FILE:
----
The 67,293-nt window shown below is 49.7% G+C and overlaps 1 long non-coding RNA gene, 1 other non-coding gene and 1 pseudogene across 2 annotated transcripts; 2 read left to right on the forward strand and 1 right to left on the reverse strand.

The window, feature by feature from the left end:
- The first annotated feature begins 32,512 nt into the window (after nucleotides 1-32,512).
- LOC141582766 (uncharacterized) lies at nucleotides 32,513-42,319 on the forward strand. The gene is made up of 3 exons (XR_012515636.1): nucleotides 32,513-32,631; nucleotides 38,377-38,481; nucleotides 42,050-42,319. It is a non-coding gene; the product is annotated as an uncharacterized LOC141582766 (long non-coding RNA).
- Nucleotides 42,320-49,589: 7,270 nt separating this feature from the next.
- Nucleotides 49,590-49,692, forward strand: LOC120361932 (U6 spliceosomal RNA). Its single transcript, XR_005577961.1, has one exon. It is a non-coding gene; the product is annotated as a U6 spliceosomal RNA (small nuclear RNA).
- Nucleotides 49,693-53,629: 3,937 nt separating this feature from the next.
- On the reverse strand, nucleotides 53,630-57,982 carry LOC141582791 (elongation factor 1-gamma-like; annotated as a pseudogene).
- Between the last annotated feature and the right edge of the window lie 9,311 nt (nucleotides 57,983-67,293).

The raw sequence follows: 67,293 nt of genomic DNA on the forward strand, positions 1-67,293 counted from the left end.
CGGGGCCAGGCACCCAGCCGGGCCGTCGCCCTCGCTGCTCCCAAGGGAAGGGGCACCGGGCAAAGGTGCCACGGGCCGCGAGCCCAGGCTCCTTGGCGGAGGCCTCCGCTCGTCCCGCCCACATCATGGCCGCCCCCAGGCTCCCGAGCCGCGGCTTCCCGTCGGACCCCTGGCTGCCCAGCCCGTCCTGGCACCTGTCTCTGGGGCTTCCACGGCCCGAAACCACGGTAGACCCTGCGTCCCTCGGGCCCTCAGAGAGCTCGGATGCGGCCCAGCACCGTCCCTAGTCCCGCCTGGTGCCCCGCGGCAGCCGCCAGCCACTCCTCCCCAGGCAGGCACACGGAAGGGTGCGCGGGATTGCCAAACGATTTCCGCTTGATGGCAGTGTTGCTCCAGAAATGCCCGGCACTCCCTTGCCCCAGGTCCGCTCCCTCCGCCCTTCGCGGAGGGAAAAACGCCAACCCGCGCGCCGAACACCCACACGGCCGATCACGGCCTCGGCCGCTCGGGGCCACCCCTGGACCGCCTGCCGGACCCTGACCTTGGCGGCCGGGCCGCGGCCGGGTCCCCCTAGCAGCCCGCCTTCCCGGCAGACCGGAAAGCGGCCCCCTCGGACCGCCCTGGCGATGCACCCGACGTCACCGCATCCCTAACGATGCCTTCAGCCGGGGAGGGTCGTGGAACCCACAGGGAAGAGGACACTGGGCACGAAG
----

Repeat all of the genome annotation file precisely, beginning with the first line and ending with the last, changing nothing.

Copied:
The 67,293-nt window shown below is 49.7% G+C and overlaps 1 long non-coding RNA gene, 1 other non-coding gene and 1 pseudogene across 2 annotated transcripts; 2 read left to right on the forward strand and 1 right to left on the reverse strand.

The window, feature by feature from the left end:
- The first annotated feature begins 32,512 nt into the window (after nucleotides 1-32,512).
- LOC141582766 (uncharacterized) lies at nucleotides 32,513-42,319 on the forward strand. The gene is made up of 3 exons (XR_012515636.1): nucleotides 32,513-32,631; nucleotides 38,377-38,481; nucleotides 42,050-42,319. It is a non-coding gene; the product is annotated as an uncharacterized LOC141582766 (long non-coding RNA).
- Nucleotides 42,320-49,589: 7,270 nt separating this feature from the next.
- Nucleotides 49,590-49,692, forward strand: LOC120361932 (U6 spliceosomal RNA). Its single transcript, XR_005577961.1, has one exon. It is a non-coding gene; the product is annotated as a U6 spliceosomal RNA (small nuclear RNA).
- Nucleotides 49,693-53,629: 3,937 nt separating this feature from the next.
- On the reverse strand, nucleotides 53,630-57,982 carry LOC141582791 (elongation factor 1-gamma-like; annotated as a pseudogene).
- Between the last annotated feature and the right edge of the window lie 9,311 nt (nucleotides 57,983-67,293).

The raw sequence follows: 67,293 nt of genomic DNA on the forward strand, positions 1-67,293 counted from the left end.
CGGGGCCAGGCACCCAGCCGGGCCGTCGCCCTCGCTGCTCCCAAGGGAAGGGGCACCGGGCAAAGGTGCCACGGGCCGCGAGCCCAGGCTCCTTGGCGGAGGCCTCCGCTCGTCCCGCCCACATCATGGCCGCCCCCAGGCTCCCGAGCCGCGGCTTCCCGTCGGACCCCTGGCTGCCCAGCCCGTCCTGGCACCTGTCTCTGGGGCTTCCACGGCCCGAAACCACGGTAGACCCTGCGTCCCTCGGGCCCTCAGAGAGCTCGGATGCGGCCCAGCACCGTCCCTAGTCCCGCCTGGTGCCCCGCGGCAGCCGCCAGCCACTCCTCCCCAGGCAGGCACACGGAAGGGTGCGCGGGATTGCCAAACGATTTCCGCTTGATGGCAGTGTTGCTCCAGAAATGCCCGGCACTCCCTTGCCCCAGGTCCGCTCCCTCCGCCCTTCGCGGAGGGAAAAACGCCAACCCGCGCGCCGAACACCCACACGGCCGATCACGGCCTCGGCCGCTCGGGGCCACCCCTGGACCGCCTGCCGGACCCTGACCTTGGCGGCCGGGCCGCGGCCGGGTCCCCCTAGCAGCCCGCCTTCCCGGCAGACCGGAAAGCGGCCCCCTCGGACCGCCCTGGCGATGCACCCGACGTCACCGCATCCCTAACGATGCCTTCAGCCGGGGAGGGTCGTGGAACCCACAGGGAAGAGGACACTGGGCACGAAG